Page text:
• The stylus removal event is then captured by an operating system device driver, such as an ACPI-to-HID mapper driver, which generally includes a device driver for the sensor. This ACPI-to-HID mapper driver then translates the stylus removal event into human interface device (HID) keystrokes, preferably according to the USB HID standard. USB HID provides a standardized, flexible, operating system-independent and hardware-independent protocol. The operating system also includes its own hardware-independent device driver (or some other mechanism of reporting GPIO events to the operating system software) that the ACPI-to-HID mapper driver plugs into. The operating systems device driver can be an HID class driver that determines the device associated with the removal event. The HID class driver, therefore, determines that the sensor is associated with the removal event.
  • In an embodiment of the invention, when the tablet PC is in a sleeping state (e.g., S3 “sleep” or S4 “hibernation” states), the embedded controller designates a stylus removal event as a system “wake” event that promotes the system from its sleeping state to a running state (i.e., a wake state S0). Whether and how the embedded controller designates the stylus removal event as a wake event is determined by the engineer developing the firmware for the embedded controller, who determined which events will be “wake” events. This provides automatic promotion and ease-of-use for end users, such that a stylus removal causes the system to automatically power-up to a ready-to-use state without additional steps of effort by the user. Conversely, the present invention contemplates the system automatically returning to a sleep state upon stylus replacement. Returning the system to a sleep state is accomplished in the same manner described above upon replacing the stylus in the recessed caddy.
  • As used herein, BIOS refers generally to the software code run by a computer when first powered on. The primary function of the BIOS is to prepare the machine so that other software programs can load, execute, and assume control of the computer. The BIOS can also include a coded program embedded on a chip that recognizes and controls various devices that make up the computer. ACPI is an open industry standard that defines common interfaces for hardware recognition, motherboard and device configuration, and power management. A human interface device (HID) includes any computer device that interacts directly with and takes input from humans (e.g., keyboard, mouse, graphics tablet, etc.). USB (which stands for “universal serial bus”) is a serial bus standard for interfacing devices.
  • As illustrated in the exemplary embodiment of FIG. 1, a tablet PC capable of acting on stylus removal has a chassis 100 including a stylus retention mechanism that includes a recessed caddy 110 within the PC chassis that includes a retention clip 120. A stylus 130 is removably retained in the recessed caddy 110 by the retention clip 120. The stylus may alternatively be removably retained by other known retention mechanisms. A sensor 140 is provided to sense when the stylus 130 is removed from the retention mechanism. Alternatively the sensor may sense whether or not the stylus is docked. The sensor 140 may additionally sense when the stylus 130 has been replaced in the retention mechanism.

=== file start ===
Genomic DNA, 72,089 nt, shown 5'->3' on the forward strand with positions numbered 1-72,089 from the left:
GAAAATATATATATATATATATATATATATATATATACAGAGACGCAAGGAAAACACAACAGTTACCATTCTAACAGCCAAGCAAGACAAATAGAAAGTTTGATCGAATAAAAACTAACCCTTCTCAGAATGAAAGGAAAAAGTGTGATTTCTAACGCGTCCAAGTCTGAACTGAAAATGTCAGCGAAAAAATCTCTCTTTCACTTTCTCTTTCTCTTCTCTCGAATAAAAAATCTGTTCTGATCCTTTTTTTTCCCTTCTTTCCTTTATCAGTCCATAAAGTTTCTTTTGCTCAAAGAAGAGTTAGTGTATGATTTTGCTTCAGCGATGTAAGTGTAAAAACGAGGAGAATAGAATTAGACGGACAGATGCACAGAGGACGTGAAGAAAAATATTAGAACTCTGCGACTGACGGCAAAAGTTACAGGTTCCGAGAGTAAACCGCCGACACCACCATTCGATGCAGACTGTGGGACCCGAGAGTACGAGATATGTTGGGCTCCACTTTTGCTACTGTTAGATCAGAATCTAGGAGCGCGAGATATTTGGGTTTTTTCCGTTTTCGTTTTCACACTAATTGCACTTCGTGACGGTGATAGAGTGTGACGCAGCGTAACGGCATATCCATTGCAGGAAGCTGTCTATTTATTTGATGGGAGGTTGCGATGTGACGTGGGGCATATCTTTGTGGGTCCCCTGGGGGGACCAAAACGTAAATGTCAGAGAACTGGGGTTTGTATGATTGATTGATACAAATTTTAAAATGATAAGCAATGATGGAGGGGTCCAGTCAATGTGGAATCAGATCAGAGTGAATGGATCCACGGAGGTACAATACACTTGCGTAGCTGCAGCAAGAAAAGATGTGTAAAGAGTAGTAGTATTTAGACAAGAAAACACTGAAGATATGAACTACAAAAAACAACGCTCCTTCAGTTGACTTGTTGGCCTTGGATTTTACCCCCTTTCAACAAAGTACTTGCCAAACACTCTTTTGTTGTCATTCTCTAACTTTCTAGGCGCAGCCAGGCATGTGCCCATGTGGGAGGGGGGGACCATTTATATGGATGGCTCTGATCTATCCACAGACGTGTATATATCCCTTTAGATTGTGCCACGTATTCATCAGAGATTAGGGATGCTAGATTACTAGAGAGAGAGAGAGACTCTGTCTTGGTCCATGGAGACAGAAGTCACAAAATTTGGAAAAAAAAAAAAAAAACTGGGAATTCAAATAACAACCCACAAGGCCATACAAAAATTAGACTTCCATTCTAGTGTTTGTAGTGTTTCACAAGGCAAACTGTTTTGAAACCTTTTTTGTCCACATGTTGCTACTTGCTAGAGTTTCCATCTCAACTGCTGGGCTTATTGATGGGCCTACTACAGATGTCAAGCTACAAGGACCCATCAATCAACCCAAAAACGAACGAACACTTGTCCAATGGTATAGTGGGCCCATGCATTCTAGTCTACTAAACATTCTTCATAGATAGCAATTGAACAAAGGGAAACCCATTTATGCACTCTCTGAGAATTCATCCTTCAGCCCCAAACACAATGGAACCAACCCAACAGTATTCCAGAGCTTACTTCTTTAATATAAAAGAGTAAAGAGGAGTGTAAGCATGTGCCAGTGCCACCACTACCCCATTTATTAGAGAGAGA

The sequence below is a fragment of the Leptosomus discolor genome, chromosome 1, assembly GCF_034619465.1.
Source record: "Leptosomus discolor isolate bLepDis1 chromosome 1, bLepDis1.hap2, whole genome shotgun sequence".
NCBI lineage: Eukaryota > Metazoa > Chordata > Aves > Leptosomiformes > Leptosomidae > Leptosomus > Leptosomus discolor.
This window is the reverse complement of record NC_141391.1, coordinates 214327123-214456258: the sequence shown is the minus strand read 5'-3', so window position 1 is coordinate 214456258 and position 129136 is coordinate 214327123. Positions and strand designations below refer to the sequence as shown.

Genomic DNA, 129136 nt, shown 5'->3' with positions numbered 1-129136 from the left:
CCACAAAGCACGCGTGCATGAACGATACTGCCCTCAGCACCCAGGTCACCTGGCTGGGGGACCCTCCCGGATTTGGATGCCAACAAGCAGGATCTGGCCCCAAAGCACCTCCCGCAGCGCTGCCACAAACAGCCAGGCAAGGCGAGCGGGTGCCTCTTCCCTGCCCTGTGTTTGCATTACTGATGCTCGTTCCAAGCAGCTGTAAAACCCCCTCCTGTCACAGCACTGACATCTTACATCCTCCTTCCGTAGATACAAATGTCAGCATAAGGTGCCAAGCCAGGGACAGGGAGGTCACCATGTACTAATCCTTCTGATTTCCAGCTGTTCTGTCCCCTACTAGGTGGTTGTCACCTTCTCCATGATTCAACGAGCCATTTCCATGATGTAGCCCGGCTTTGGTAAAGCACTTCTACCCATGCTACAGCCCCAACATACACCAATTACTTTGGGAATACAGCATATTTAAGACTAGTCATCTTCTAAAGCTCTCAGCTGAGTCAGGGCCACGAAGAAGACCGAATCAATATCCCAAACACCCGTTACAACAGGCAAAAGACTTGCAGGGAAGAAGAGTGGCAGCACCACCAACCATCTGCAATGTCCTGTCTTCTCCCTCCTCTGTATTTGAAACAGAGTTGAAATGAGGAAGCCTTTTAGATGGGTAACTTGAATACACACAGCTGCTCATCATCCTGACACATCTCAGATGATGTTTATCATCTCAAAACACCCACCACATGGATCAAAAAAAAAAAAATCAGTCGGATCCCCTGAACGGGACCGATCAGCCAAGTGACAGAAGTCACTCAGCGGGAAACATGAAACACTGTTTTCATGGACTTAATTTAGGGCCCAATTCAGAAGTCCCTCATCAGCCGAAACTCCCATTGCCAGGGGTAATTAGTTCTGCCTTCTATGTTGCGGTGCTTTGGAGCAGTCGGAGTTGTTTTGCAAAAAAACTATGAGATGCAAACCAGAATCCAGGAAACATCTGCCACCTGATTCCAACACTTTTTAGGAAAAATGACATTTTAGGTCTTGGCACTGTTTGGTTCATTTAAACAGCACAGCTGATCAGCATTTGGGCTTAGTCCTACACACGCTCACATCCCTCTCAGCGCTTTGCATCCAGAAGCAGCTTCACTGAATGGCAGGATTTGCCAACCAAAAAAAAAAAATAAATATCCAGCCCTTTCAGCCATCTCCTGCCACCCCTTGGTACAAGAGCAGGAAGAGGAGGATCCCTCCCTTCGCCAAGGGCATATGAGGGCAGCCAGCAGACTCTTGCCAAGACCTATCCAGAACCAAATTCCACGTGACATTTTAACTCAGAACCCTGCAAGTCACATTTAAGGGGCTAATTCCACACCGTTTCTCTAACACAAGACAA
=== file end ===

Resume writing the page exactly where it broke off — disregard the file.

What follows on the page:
• FIG. 2 illustrates another exemplary embodiment of a tablet PC capable of acting on stylus removal. A chassis 200 includes a stylus retention mechanism. In this embodiment, the stylus retention mechanism includes a hole 210 extending into the chassis 200 to a depth D that is comparable to a length L of a stylus 230 to be retained therein. A frictional retention mechanism 220 may be provided within the hole 210 to hold the stylus 230 within the hole when inserted. The stylus 230 is removably retained in the recess 210. The stylus may alternatively be removably retained by other known retention mechanisms. A sensor 240 is provided to sense when the stylus 230 is removed from the retention mechanism. The sensor 240 may additionally sense when the stylus 230 has been replaced in the retention mechanism. As stated above, the sensor may alternatively sense whether or not the stylus is docked. The sensor 240 may be, for example, a mechanical switch, a magnetic switch, or a capacitive switch.
  • FIG. 3 provides an architectural overview of an embodiment of the invention. As show in FIG. 3, the sensor of the stylus docking mechanism is mapped to a location (byte 0x33.0) in the embedded controller's memory. In the illustrated embodiment, the sensor is on GPIO pin P0. The value of GPIO pin P0 is reflected as bits 0 and 1 in byte 0x33 of the embedded controller's memory. Bit 0 may, for example, represent the stylus being docked. Bit 1 may, for example, represent the stylus being removed. In order to take appropriate actions based on stylus removal or replacement, upon receiving an interrupt from byte 0x33.0 and therefore reading control method SENS to ascertain a status of the docking mechanism sensor, the BIOS generates an ACPI-to-HID mapper driver (AHM) event and “notifies” the ACPI-to-HID mapper driver of the AHM event. SENS is an ACPI control method used to read the status of the sensor in the stylus docking mechanism.